Not until Windows Vista appears which is pretty unlikely to be earlier than October next year. I'd guess the earliest we'll see any DX10 hardware is in time for Christmas 2006.


Hardware may appear before Vista. Of course, you will have to upgrade OSs to use the DX10 features.

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Original post by circlesoft
What sucks is that ATI has made it quite hard for devs to support SM3, due to the fact that pretty much everyone wants to use vertex texturing. Now, you not only have separate paths for SM1, SM2, and SM3, but also SM3 w/ vertex texturing (Nvidia) and SM3 w/ stream output (ATI).

TBH, if I could only have one, I'd rather have render to vertex buffer than vertex texture read... the former is a superset of the latter's functionality, and even with the additonal pass, it's still going to be way faster just because of the way that current GPUs are designed (once they all have unified shaders, filtered reads in the vertex shader will be just as fast as the fragment shader).

That said I agree that having to write a different code path is really annoying.

Still, the lack of fp16 filtering is my biggest complaint about the new ATI cards. I don't mind if they do it in shader code internally (better to have programmable hardware than static interpolators that can get wasted!), but they NEED to do that for the developers at some point. Sure bilinear is easy to write oneself, but aniso and mipmapping? Possible, but annoying...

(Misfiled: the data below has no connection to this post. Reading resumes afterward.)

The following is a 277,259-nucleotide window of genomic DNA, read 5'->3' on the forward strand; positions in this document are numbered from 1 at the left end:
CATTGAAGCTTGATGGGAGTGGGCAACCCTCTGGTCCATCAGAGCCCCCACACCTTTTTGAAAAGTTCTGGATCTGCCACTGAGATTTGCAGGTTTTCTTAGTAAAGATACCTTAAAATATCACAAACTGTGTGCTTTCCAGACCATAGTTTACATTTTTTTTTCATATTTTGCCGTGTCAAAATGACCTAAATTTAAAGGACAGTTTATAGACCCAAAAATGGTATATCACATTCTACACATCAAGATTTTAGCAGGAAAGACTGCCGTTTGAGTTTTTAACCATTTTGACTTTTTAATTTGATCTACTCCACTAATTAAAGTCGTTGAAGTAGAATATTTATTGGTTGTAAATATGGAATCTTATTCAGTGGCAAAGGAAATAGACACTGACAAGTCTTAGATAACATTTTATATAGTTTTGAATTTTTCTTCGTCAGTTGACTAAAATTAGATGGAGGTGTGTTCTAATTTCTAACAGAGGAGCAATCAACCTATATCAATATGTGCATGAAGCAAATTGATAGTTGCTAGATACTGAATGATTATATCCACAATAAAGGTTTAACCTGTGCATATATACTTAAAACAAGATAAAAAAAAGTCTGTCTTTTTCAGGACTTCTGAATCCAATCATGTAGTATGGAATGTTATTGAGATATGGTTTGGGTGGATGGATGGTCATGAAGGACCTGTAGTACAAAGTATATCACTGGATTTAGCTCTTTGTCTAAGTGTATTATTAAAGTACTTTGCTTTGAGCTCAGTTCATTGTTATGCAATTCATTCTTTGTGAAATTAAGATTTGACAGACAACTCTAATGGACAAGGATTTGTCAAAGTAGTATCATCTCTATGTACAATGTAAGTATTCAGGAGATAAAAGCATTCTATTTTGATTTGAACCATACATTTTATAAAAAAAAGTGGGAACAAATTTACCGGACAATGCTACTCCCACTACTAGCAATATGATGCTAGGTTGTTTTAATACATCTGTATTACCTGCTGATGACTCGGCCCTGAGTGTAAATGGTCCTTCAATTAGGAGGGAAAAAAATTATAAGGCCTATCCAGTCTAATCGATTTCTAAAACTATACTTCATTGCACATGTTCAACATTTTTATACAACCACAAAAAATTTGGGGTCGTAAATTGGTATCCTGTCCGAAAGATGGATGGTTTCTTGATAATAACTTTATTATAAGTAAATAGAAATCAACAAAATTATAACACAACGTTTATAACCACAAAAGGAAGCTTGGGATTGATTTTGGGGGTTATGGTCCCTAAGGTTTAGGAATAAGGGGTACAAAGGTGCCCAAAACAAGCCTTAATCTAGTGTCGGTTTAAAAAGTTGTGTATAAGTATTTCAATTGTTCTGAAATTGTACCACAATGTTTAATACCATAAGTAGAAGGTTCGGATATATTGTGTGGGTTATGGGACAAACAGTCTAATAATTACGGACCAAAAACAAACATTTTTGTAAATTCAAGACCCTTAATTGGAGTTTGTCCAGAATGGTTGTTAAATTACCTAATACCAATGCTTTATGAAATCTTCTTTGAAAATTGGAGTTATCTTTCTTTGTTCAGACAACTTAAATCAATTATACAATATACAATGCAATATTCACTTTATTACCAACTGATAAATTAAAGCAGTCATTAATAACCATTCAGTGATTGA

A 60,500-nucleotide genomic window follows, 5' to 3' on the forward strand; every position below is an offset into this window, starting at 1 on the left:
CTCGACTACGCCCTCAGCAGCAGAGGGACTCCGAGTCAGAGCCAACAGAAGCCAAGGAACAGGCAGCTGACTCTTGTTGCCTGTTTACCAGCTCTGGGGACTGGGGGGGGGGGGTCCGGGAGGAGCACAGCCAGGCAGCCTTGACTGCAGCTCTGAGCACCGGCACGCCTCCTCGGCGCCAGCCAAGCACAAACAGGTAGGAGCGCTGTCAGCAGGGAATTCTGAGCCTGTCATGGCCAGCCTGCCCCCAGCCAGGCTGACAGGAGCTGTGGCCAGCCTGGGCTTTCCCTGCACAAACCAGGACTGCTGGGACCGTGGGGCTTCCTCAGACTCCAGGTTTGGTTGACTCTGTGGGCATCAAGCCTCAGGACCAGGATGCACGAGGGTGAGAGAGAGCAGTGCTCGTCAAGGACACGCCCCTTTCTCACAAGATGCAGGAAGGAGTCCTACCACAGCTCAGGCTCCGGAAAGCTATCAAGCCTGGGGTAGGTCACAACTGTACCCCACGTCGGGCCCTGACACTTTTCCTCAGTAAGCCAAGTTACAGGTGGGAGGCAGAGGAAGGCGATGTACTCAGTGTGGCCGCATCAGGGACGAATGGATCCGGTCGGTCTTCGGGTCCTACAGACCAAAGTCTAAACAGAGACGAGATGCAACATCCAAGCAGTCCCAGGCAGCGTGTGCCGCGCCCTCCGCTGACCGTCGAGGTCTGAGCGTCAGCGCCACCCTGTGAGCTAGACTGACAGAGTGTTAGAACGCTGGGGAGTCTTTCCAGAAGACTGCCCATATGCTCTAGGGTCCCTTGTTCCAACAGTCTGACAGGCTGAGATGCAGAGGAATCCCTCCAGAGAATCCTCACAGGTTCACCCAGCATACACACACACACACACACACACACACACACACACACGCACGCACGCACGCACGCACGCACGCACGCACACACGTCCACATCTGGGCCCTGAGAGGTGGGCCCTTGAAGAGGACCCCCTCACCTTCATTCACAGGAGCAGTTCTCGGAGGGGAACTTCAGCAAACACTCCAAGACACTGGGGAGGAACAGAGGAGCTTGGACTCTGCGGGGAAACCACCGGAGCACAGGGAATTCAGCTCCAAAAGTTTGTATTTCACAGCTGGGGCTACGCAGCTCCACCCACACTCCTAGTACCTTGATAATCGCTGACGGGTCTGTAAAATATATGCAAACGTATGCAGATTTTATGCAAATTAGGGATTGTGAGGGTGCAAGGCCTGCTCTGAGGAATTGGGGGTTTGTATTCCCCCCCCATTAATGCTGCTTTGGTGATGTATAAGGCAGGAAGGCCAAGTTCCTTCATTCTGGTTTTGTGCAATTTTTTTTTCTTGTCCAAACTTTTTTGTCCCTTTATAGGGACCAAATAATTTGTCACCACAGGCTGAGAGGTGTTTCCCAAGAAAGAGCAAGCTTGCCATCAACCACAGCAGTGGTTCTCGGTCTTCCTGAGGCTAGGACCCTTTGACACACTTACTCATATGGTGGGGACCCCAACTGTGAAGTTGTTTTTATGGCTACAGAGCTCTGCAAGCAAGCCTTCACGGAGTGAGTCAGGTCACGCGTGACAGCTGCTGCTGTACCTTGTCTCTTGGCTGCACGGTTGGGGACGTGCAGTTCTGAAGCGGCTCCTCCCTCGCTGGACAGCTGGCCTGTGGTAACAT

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Correct me if I am wrong but is the current NVIDIA implementation anything more than just a checkmark on a features list? From what I've heard VTF on NVIDIA cards is almost impractical to use because of the slow speed and its pretty limited too (only point filtered? special texture formats?).



If you are a game player, then yes its of limited value. But as A DEVELOPER it is very interesting to prototype with new features, becuase you can tolerate less then stellar performance. There are some big things you can do with the texture read. you can do thing slike Morph target blending (industry standard way of doing high quality animation).

Additionally, I beleive it is much faster in the 7800 (though I haven't tested it personally).


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Original post by EvilDecl81
Hardware may appear before Vista. Of course, you will have to upgrade OSs to use the DX10 features.